Senate debates

Monday, 27 November 2023

Regulations and Determinations

Competition and Consumer (Gas Market Code) Regulations 2023; Disallowance

4:10 pm

Photo of Tim AyresTim Ayres (NSW, Australian Labor Party, Assistant Minister for Trade) Share this | Hansard source

What is going on here is that the government has a different view to you. The government has an ambitious position in relation to decarbonisation. The government has an ambitious position in terms of the re-industrialisation of the Australian economy. The government has an ambitious position in terms of transforming our electricity and energy sectors. And we disagree with you—we disagree with the Greens political party—about the way that can be achieved. The approach advanced by the Greens political party—and who knows whether it will be supported by the Liberals and Nationals—puts at risk our transition to a cleaner economy. It puts at risk thousands and thousands of jobs in manufacturing firms who rely upon gas for their feedstock and for their energy source, firms that are working with the government through the programs we have set out to make the transition that they need to make, to do the investments that they need to invest in to make sure that they can make the transition that is required.

But this group down here on my right don't care about any of that. What they want is a simple slogan, social media posts and no substantive policy change. This is postmodern politics. It is saying what you feel, saying what you think. It is losing touch with reality that our job here is about what we can actually achieve and do, about what we can do. And the position that has been advanced in this disallowance is the politics of feelings, not the politics of facts. It's utterly disconnected with the reality for modern industry, utterly disconnected with what the objectives of the government should be here.

This time last year, gas suppliers were quoting contact prices of $35 a gigajoule compared to $10 a gigajoule in 2021, but that's what the code is designed to deal with: to shield households and industry from these unprecedented price rises. The government acted. It is not a form of action that would ever have been any government's preferred approach, but it is the right approach—that is, setting the price of gas at a reasonable price for industry and for households.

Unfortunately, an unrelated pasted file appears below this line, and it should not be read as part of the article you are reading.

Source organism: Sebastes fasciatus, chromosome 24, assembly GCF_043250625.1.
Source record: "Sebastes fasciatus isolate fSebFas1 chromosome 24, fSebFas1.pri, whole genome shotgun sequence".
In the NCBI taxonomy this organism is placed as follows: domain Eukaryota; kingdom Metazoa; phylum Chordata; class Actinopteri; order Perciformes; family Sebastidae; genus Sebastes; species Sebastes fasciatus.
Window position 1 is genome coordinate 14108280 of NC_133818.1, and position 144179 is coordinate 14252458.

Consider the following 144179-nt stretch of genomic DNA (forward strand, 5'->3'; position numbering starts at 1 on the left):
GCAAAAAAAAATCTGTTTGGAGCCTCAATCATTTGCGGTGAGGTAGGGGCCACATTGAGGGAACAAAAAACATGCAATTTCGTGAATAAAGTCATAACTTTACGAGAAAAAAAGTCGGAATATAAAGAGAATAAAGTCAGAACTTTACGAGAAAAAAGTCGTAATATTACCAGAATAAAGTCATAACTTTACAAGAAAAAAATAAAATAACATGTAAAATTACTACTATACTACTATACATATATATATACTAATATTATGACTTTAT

The exemptions are there in order to make sure that the government can achieve what it needs to achieve in making sure that Australians can meet their domestic gas requirements. That is the truth. You may not like it, you may scoff, but jobs and industry and the decarbonisation agenda rely upon making sure that industry has the capacity to secure the energy needs that it requires.

Gas is also an important pillar of our international relations. Australia's gas is fundamental for our North Asian partners, particularly Japan and Korea, in making sure they can (a) go through security for their industry but (b) also be able to go through the transition to net zero that their economies have to undertake. They actually have to have energy security in order to undertake the transition that they know they must undertake, and this approach undermines all of those objectives: energy security, low costs for households and for business, rebuilding Australian manufacturing, and our regional relationships and the energy security of our partners.

It is utterly irresponsible. It is not a surprise. What I am very interested to see is the position that the coalition adopt around this and whether they have the discipline and the capacity to marshal their whole caucus behind doing the right thing and voting down this reprehensible disallowance.


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